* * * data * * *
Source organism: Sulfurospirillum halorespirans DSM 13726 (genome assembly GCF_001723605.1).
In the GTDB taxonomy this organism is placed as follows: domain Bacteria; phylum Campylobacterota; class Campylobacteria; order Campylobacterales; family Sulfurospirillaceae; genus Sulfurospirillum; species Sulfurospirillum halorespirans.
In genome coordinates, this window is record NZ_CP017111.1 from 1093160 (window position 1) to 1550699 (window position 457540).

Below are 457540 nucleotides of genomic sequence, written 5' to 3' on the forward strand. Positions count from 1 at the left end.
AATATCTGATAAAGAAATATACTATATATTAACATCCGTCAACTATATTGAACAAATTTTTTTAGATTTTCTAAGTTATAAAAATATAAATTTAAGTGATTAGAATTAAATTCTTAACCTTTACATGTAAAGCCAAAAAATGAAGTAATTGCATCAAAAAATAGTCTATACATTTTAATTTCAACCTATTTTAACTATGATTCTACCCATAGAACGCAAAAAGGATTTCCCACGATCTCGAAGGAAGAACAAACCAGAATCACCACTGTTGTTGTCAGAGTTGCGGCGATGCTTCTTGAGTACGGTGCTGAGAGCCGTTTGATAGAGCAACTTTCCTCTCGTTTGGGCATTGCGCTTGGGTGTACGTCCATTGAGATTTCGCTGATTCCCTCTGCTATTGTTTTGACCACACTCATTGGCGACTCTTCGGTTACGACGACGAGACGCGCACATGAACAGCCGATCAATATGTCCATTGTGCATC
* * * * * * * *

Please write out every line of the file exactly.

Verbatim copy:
Source organism: Sulfurospirillum halorespirans DSM 13726 (genome assembly GCF_001723605.1).
In the GTDB taxonomy this organism is placed as follows: domain Bacteria; phylum Campylobacterota; class Campylobacteria; order Campylobacterales; family Sulfurospirillaceae; genus Sulfurospirillum; species Sulfurospirillum halorespirans.
In genome coordinates, this window is record NZ_CP017111.1 from 1093160 (window position 1) to 1550699 (window position 457540).

Below are 457540 nucleotides of genomic sequence, written 5' to 3' on the forward strand. Positions count from 1 at the left end.
AATATCTGATAAAGAAATATACTATATATTAACATCCGTCAACTATATTGAACAAATTTTTTTAGATTTTCTAAGTTATAAAAATATAAATTTAAGTGATTAGAATTAAATTCTTAACCTTTACATGTAAAGCCAAAAAATGAAGTAATTGCATCAAAAAATAGTCTATACATTTTAATTTCAACCTATTTTAACTATGATTCTACCCATAGAACGCAAAAAGGATTTCCCACGATCTCGAAGGAAGAACAAACCAGAATCACCACTGTTGTTGTCAGAGTTGCGGCGATGCTTCTTGAGTACGGTGCTGAGAGCCGTTTGATAGAGCAACTTTCCTCTCGTTTGGGCATTGCGCTTGGGTGTACGTCCATTGAGATTTCGCTGATTCCCTCTGCTATTGTTTTGACCACACTCATTGGCGACTCTTCGGTTACGACGACGAGACGCGCACATGAACAGCCGATCAATATGTCCATTGTGCATC